Showtime is also hoping to come back into the comedy series race with their comedies Black Monday and Kidding. The premium network hasn’t had a comedy nominated since the first season of Nurse Jackie in 2010. We haven’t seen their current slate of black comedies win over any major awards group but their second seasons have sparked conversation online, especially Black Monday.
Past Nominees Hoping For a Comeback
With so many open slots this year there is a chance that past nominees that have since been forgotten could make an unlikely comeback.
With five consecutive wins Modern Family has already gone down in history as the biggest Outstanding Comedy Series winner alongside Frasier. Since then the iconic family sitcom has lost favor with Emmy voters and hasn’t even been nominated in several years. What makes this year different is that ABC sent the show off with a huge hour long finale that hit all of the right emotional moments and made up for years of forgettable storylines. In these uncertain times is there a chance that voters will feel nostalgic for simpler times?
ABC is also hoping that Black-ish will fall back into favor with Emmy voters. What was once the hot new family sitcom has since become diluted by unremarkable storylines and the show’s creator, Kenya Barris, unsuccessfully trying to recreate the same formula over and over.
Is there also a possibility that the third season of GLOW can breakthrough at the Emmys? In recent years no other comedy has had such a bizarre trajectory. The first season made it into the comedy lineup while missing out on two major acting nominations. The sophomore season only received one major nomination, a second supporting nod for Betty Gilpin.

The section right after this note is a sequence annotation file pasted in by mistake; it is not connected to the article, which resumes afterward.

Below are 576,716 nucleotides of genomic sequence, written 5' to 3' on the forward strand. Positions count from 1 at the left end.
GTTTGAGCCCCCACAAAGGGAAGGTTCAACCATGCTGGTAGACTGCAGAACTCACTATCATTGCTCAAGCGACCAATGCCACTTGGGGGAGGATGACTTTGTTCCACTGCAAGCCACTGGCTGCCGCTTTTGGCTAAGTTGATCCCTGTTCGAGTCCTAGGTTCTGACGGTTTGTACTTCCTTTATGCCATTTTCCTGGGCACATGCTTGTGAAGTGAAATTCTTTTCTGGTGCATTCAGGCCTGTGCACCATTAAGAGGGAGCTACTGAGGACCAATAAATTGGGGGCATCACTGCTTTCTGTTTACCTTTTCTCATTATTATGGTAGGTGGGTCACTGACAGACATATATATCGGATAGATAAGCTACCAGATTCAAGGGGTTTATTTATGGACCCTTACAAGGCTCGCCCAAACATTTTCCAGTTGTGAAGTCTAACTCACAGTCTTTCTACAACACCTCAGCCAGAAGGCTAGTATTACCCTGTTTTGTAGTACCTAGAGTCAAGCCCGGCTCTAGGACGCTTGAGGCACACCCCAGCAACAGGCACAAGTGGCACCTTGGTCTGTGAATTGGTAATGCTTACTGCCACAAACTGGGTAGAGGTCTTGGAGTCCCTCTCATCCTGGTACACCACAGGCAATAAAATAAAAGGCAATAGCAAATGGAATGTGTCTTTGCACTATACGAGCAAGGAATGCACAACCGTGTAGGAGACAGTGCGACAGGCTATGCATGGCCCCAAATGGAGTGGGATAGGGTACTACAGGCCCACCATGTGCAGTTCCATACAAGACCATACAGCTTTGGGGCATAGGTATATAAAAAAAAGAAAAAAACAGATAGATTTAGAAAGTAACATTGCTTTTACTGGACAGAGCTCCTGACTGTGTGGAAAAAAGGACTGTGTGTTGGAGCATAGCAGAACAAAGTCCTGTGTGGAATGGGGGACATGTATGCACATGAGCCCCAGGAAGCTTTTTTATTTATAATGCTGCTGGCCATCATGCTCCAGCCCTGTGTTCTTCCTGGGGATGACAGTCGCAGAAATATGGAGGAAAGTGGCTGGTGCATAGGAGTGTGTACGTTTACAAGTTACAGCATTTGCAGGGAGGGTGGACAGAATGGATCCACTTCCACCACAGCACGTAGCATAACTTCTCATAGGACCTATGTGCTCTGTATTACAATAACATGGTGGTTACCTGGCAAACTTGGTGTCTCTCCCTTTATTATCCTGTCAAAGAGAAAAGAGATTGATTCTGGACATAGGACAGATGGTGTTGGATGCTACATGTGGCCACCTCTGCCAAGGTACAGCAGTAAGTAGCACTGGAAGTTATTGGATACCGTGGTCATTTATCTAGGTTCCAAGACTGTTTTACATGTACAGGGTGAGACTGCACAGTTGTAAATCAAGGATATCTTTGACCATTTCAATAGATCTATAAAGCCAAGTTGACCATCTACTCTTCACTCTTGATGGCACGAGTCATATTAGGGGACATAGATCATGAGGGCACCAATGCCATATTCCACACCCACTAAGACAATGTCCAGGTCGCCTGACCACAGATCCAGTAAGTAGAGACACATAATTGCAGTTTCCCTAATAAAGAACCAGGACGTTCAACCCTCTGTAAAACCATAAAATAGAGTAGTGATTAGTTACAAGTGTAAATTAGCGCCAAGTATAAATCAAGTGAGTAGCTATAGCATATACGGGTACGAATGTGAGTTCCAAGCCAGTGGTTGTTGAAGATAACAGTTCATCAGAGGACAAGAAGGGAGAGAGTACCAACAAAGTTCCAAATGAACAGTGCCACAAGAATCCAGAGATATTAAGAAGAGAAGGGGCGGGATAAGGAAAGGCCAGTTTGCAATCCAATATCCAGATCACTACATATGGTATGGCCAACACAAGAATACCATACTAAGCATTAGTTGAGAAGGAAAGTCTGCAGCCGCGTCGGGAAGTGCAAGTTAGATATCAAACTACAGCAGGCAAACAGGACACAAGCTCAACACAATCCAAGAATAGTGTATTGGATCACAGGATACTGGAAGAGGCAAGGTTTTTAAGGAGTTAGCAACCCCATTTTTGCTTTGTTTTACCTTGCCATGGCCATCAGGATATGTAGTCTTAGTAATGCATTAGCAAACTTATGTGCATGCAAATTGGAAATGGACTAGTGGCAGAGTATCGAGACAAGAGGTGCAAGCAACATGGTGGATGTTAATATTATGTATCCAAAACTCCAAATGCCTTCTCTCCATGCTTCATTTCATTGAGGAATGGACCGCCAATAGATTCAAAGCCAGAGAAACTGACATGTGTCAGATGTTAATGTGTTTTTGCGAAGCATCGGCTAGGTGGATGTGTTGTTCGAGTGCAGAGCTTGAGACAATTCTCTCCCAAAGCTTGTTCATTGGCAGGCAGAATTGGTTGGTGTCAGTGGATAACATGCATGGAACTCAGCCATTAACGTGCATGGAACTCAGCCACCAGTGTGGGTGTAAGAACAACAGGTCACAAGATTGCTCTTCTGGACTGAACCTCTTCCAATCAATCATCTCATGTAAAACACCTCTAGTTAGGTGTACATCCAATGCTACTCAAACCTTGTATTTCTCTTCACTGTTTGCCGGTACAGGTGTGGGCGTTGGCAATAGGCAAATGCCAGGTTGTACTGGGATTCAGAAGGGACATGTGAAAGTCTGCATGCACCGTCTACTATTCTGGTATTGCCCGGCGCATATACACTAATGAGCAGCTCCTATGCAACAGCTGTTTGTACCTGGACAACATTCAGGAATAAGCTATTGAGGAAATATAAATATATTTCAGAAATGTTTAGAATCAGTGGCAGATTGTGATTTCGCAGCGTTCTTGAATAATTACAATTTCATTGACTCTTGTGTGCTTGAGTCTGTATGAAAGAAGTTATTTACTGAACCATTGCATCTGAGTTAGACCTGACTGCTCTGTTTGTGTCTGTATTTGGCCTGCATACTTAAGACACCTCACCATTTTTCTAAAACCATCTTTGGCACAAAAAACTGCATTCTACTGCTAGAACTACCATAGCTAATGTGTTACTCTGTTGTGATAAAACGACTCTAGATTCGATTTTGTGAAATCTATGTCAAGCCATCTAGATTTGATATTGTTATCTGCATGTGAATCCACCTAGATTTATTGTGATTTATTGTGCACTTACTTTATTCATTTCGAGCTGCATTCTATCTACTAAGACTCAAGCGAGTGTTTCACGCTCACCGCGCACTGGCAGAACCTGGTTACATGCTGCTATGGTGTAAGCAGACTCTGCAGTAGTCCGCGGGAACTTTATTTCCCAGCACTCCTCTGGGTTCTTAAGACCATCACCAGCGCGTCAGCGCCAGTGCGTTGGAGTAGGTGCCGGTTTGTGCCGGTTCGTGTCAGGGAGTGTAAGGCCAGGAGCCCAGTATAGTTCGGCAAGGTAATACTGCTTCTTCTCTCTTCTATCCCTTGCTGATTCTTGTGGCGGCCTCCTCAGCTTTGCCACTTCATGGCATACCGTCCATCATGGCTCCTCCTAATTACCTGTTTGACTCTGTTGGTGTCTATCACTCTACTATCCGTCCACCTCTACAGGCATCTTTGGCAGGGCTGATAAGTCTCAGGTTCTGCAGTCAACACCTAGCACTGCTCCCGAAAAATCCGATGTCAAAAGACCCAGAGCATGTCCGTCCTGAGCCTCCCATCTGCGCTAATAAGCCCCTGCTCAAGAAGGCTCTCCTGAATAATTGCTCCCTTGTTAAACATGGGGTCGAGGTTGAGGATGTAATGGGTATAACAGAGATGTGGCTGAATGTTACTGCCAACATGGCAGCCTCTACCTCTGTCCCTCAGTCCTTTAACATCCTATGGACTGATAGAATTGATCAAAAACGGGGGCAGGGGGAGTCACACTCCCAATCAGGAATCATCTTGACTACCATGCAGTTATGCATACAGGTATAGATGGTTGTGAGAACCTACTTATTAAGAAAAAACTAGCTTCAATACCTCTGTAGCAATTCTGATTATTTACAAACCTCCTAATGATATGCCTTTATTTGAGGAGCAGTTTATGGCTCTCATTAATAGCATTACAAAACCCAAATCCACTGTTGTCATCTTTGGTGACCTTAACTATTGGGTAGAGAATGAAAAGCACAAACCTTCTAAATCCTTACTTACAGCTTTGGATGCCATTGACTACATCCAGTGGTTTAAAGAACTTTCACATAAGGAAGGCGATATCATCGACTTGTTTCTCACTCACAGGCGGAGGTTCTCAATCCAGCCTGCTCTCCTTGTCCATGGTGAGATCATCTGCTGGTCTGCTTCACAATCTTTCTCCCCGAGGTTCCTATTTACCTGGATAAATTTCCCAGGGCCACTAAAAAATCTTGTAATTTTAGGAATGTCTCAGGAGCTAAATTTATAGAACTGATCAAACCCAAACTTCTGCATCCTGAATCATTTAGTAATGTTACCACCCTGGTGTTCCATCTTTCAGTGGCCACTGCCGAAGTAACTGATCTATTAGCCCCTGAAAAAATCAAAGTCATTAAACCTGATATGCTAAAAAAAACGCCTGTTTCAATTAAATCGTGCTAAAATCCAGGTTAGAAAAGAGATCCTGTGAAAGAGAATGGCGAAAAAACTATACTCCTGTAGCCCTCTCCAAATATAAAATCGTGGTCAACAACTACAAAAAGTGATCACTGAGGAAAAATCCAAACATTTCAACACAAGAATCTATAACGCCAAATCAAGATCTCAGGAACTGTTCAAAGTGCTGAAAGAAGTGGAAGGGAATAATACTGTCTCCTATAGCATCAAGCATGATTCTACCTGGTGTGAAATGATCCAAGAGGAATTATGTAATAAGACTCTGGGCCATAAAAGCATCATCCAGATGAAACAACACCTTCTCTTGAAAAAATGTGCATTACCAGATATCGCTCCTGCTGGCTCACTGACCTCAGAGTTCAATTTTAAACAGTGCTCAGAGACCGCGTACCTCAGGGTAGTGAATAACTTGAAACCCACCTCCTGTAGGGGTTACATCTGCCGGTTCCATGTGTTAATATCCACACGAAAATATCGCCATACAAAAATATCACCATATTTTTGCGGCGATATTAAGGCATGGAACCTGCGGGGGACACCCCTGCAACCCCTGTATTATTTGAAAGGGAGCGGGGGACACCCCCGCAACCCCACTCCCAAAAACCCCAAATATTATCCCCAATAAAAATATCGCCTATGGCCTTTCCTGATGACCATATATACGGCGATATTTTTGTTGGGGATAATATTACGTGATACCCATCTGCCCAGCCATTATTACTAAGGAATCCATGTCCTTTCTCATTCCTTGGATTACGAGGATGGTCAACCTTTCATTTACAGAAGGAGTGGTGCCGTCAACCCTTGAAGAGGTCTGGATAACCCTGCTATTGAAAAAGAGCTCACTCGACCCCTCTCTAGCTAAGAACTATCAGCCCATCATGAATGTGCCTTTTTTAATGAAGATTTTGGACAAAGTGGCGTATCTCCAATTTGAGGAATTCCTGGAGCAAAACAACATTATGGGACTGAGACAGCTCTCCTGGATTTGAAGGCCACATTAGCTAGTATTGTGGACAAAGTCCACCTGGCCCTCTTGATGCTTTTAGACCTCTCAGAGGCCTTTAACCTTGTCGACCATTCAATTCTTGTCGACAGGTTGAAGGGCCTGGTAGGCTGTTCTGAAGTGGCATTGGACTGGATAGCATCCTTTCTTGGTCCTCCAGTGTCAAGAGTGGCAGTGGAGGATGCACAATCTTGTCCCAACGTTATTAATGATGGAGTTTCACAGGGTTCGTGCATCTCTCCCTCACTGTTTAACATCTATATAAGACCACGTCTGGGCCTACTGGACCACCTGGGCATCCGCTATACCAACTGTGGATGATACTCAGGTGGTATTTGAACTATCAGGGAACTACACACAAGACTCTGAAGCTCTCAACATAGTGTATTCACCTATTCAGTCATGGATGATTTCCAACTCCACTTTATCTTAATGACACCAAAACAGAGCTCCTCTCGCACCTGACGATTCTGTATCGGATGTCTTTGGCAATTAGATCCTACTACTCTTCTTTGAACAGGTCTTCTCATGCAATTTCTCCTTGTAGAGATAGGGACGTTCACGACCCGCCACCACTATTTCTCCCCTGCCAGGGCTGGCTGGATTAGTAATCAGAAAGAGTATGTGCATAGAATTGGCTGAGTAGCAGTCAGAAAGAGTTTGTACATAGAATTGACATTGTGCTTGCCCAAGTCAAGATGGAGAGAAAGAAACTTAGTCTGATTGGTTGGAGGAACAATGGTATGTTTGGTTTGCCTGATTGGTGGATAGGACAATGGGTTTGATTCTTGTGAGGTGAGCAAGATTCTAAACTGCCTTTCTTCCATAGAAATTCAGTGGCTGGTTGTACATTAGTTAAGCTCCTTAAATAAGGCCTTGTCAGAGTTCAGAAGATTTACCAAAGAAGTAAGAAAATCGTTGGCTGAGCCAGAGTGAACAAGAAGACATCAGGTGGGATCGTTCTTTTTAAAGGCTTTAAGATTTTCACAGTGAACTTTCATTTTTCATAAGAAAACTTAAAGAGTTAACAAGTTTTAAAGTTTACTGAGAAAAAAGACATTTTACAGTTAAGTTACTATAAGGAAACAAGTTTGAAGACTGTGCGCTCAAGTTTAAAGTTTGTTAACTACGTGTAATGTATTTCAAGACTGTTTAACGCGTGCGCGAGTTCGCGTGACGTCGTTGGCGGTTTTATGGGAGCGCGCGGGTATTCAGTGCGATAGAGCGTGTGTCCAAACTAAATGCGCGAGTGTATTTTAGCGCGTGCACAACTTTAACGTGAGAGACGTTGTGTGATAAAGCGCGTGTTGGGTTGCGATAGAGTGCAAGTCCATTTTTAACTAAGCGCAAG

The other big question is whether the sixth and final season of Silicon Valley will be honored at the 2020 ceremony. The first five seasons were all nominated for the top award but since then a lot of things have changed. The tech-bro comedy took a year off, received some bad press because of former costar TJ Miller, and was completely shut out of the most recent guild season.
It’s worth pointing out that there are a handful of new comedies hoping to break into the comedy series race that on first glance seem like unlikely contenders.
With the Television Academy changing their rules about what can compete as a TV movie, a lot of networks have to re-evaluate how they campaign episodic anthologies, a genre making a comeback that has yet to find a strong showing at the Emmys. Both Modern Love and Little America are competing as comedy series and they have the opportunity to really shakeup the comedy lineup. Unfortunately, these two shows, and all episodic anthologies as of late, have had a difficult time capturing the zeitgeist.
Then there are the comedies that have captured something unique while we’re all stuck at home looking for the next great thing. Mindy Kaling has created the next great teen comedy with Netflix’s Never Have I Ever. Capitalizing off of the success of The Favourite Hulu has teamed with co-writer Tony McNamara for The Great, a fresh take on Catherine the Great starring Elle Fanning.
Or what if voters go in a completely shocking direction? Sex Education on Netflix is now being campaigned as a comedy and features the single greatest ensemble of the year. Superstore is the most underappreciated workplace comedy and on top of it being a pitch-perfect comedy it also is able to touch on socio-economic issues like no other show on television.
Our Current Rankings
|Strong Contenders||In The Conversation|
|1. The Marvelous Mrs. Maisel
2. Schitt’s Creek
3. Curb Your Enthusiasm
|4. Dead to Me
5. The Good Place
7. The Kominsky Method
10. Modern Family
11. Silicon Valley